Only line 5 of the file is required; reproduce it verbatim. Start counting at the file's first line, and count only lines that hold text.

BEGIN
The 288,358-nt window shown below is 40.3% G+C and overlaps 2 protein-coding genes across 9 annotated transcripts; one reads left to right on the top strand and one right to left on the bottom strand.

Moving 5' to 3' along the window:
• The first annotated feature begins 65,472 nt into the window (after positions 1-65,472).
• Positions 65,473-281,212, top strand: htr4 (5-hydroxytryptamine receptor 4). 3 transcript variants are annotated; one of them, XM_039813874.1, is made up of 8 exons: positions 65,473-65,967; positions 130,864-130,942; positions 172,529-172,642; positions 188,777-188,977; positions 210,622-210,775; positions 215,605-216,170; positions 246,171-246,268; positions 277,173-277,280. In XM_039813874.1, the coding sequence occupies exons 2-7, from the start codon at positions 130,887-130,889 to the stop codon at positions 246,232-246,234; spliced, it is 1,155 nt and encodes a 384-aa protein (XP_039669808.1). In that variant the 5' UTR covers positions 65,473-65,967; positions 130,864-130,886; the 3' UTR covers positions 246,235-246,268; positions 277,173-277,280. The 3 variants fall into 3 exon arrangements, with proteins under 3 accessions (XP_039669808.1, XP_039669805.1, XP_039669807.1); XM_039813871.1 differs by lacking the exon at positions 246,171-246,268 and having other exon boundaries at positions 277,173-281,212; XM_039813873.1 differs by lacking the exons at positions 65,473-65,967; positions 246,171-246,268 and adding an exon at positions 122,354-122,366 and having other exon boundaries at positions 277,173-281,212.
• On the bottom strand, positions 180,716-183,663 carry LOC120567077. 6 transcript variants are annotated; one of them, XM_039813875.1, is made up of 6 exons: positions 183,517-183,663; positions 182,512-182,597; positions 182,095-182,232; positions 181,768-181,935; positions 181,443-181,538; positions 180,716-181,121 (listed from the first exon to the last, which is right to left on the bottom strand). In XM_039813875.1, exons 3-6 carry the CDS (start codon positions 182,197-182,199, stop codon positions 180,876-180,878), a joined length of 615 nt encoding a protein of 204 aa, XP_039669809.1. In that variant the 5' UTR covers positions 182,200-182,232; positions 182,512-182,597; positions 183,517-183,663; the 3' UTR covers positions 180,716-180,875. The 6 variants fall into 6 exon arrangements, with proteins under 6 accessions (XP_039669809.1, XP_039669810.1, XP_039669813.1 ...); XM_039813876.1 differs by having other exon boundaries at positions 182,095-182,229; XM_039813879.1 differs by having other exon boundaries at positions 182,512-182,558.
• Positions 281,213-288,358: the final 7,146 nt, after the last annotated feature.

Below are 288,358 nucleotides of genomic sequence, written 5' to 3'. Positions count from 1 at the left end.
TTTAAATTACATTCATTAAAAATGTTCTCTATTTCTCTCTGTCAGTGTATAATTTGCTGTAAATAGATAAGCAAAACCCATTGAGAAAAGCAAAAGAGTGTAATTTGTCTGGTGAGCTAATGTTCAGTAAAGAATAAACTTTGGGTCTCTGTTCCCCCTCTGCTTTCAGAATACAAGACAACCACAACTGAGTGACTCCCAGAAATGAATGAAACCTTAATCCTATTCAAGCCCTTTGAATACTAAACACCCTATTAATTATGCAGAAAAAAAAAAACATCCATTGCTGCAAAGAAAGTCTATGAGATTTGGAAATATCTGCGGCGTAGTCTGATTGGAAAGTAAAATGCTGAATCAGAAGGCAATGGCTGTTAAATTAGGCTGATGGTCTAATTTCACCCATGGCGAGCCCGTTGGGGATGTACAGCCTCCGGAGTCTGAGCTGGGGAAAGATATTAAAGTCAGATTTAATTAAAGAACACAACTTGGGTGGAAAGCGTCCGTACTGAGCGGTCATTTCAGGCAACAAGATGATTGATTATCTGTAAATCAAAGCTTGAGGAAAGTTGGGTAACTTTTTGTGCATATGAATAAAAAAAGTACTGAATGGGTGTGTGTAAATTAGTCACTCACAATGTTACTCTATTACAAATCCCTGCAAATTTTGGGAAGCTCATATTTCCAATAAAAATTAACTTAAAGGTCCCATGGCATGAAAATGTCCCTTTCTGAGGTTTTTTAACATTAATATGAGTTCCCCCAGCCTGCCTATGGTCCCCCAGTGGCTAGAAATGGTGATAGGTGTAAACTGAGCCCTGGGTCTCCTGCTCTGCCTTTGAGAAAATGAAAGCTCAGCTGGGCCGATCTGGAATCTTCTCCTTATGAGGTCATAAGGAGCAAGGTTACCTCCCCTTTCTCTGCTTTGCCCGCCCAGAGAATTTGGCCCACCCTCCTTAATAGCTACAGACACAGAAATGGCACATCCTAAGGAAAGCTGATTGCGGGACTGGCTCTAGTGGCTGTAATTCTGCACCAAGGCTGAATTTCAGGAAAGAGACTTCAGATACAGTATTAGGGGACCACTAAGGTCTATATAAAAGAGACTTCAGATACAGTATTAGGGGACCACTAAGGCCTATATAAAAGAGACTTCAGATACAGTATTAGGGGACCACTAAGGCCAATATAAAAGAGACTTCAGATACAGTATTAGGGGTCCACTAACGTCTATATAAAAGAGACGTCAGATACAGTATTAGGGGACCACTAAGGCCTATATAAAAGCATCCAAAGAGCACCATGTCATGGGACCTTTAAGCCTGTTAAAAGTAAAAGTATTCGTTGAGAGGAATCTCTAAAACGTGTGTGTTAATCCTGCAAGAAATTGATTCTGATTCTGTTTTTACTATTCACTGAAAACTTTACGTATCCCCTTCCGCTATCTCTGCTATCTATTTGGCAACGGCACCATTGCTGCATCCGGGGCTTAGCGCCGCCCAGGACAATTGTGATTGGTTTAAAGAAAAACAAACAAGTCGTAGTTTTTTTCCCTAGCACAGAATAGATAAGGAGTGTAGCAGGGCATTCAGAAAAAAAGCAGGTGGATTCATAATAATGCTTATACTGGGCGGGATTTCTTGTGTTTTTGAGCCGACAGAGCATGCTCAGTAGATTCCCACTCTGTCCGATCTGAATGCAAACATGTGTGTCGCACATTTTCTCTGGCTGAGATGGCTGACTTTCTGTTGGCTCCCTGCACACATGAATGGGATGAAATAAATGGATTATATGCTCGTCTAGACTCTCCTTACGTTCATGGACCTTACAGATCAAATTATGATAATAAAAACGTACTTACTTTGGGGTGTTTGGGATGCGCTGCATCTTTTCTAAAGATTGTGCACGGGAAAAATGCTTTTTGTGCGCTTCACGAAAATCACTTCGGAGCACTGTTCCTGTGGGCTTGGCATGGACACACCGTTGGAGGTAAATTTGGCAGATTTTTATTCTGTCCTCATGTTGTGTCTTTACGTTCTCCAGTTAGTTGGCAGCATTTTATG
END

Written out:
• On the bottom strand, positions 180,716-183,663 carry LOC120567077. 6 transcript variants are annotated; one of them, XM_039813875.1, is made up of 6 exons: positions 183,517-183,663; positions 182,512-182,597; positions 182,095-182,232; positions 181,768-181,935; positions 181,443-181,538; positions 180,716-181,121 (listed from the first exon to the last, which is right to left on the bottom strand). In XM_039813875.1, exons 3-6 carry the CDS (start codon positions 182,197-182,199, stop codon positions 180,876-180,878), a joined length of 615 nt encoding a protein of 204 aa, XP_039669809.1. In that variant the 5' UTR covers positions 182,200-182,232; positions 182,512-182,597; positions 183,517-183,663; the 3' UTR covers positions 180,716-180,875. The 6 variants fall into 6 exon arrangements, with proteins under 6 accessions (XP_039669809.1, XP_039669810.1, XP_039669813.1 ...); XM_039813876.1 differs by having other exon boundaries at positions 182,095-182,229; XM_039813879.1 differs by having other exon boundaries at positions 182,512-182,558.